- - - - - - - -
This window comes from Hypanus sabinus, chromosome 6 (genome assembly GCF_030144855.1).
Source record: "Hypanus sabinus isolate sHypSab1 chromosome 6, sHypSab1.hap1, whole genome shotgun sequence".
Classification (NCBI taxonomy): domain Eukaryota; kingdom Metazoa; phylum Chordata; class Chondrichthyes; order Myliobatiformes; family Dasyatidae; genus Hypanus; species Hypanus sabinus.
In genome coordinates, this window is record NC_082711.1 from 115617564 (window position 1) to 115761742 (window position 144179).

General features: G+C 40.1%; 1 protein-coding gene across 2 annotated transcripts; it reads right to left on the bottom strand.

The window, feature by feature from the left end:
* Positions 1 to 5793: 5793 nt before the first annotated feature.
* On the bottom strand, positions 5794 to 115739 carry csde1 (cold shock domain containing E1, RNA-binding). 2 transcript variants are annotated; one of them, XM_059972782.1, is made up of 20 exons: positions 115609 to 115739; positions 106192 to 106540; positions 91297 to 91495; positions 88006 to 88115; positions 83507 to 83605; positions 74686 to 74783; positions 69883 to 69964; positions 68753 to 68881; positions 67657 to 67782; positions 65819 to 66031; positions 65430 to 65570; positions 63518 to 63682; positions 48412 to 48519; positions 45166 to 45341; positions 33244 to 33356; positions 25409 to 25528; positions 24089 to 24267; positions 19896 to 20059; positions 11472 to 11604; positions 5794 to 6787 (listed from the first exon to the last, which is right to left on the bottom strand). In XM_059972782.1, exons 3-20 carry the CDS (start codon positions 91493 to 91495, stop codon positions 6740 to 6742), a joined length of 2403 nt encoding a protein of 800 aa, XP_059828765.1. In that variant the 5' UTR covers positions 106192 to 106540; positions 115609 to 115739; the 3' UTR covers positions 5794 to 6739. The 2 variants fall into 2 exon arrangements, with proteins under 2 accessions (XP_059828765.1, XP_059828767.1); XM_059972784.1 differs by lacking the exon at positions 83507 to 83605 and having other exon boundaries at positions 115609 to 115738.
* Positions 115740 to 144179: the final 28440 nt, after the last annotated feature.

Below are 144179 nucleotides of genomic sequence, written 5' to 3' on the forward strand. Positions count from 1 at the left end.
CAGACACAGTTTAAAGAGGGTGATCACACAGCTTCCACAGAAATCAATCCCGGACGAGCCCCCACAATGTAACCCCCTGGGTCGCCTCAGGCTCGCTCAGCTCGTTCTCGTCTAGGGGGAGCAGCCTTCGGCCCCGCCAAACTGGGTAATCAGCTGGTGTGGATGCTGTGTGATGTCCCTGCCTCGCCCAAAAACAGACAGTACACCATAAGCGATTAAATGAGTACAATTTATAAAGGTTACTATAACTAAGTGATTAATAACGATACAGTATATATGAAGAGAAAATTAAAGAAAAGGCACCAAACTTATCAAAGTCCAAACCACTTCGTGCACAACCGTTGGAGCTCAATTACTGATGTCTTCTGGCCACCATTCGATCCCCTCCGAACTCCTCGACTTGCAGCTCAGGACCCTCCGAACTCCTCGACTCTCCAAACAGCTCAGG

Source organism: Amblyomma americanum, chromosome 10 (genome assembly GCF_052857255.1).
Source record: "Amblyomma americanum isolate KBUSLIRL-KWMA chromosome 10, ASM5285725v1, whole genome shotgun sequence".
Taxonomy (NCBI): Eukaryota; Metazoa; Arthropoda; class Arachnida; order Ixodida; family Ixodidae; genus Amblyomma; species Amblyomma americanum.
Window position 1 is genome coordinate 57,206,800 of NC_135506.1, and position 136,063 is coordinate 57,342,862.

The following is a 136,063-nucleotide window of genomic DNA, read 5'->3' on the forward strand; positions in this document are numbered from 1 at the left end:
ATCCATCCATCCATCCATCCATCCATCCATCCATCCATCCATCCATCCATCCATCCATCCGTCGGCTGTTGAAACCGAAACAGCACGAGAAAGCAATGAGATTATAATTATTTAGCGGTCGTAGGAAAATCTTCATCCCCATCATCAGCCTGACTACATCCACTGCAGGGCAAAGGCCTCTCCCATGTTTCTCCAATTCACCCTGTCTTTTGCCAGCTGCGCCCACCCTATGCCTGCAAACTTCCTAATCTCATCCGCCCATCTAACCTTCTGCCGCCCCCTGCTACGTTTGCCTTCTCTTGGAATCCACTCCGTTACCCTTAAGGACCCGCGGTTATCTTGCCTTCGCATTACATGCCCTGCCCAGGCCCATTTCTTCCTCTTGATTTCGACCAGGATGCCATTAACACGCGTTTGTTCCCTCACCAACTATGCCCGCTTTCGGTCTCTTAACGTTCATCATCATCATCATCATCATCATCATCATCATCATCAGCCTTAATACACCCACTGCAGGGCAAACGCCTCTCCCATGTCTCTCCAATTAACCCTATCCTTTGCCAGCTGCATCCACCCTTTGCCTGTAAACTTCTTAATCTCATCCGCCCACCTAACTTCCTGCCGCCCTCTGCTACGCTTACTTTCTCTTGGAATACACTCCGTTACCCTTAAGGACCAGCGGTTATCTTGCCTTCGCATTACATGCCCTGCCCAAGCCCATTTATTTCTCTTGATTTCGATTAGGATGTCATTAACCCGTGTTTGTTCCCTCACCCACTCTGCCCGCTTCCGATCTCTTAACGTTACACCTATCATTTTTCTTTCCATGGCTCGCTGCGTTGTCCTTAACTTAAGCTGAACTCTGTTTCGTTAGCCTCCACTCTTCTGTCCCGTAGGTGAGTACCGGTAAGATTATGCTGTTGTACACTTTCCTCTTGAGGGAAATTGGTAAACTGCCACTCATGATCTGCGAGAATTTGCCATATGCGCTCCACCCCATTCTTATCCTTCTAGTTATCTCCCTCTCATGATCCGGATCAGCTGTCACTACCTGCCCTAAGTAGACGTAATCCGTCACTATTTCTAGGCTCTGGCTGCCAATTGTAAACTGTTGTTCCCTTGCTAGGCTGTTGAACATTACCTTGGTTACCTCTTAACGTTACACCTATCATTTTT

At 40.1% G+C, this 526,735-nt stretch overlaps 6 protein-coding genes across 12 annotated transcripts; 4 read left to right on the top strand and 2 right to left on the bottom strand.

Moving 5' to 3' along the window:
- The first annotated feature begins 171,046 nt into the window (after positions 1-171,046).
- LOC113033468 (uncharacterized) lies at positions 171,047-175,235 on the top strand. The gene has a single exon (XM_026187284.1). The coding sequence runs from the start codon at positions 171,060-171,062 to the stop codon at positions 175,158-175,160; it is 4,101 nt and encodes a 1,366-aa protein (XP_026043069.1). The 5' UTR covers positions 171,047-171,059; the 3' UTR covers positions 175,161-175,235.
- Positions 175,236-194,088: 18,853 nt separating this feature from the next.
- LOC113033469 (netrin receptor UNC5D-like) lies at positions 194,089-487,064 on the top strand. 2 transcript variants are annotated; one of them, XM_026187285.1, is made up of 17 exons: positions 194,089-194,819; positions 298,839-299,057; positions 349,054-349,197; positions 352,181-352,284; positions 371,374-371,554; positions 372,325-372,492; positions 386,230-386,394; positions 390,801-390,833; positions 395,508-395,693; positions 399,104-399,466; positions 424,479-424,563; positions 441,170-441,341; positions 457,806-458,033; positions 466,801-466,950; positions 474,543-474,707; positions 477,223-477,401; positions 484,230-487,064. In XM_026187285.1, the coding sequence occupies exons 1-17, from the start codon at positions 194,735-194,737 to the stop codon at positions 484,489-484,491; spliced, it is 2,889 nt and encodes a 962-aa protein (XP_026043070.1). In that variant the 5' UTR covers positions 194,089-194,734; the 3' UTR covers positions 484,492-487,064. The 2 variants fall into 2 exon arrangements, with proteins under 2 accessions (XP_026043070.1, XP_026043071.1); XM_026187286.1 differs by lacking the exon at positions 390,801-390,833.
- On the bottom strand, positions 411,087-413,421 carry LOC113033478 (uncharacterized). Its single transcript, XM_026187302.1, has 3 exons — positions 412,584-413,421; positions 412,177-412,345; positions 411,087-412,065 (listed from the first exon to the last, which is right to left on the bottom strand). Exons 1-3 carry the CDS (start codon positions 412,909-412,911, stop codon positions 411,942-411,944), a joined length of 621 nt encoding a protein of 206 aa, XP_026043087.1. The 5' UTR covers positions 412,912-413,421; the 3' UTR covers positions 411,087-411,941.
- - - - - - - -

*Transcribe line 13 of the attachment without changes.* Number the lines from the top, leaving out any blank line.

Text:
Source record: "Amblyomma americanum isolate KBUSLIRL-KWMA chromosome 10, ASM5285725v1, whole genome shotgun sequence".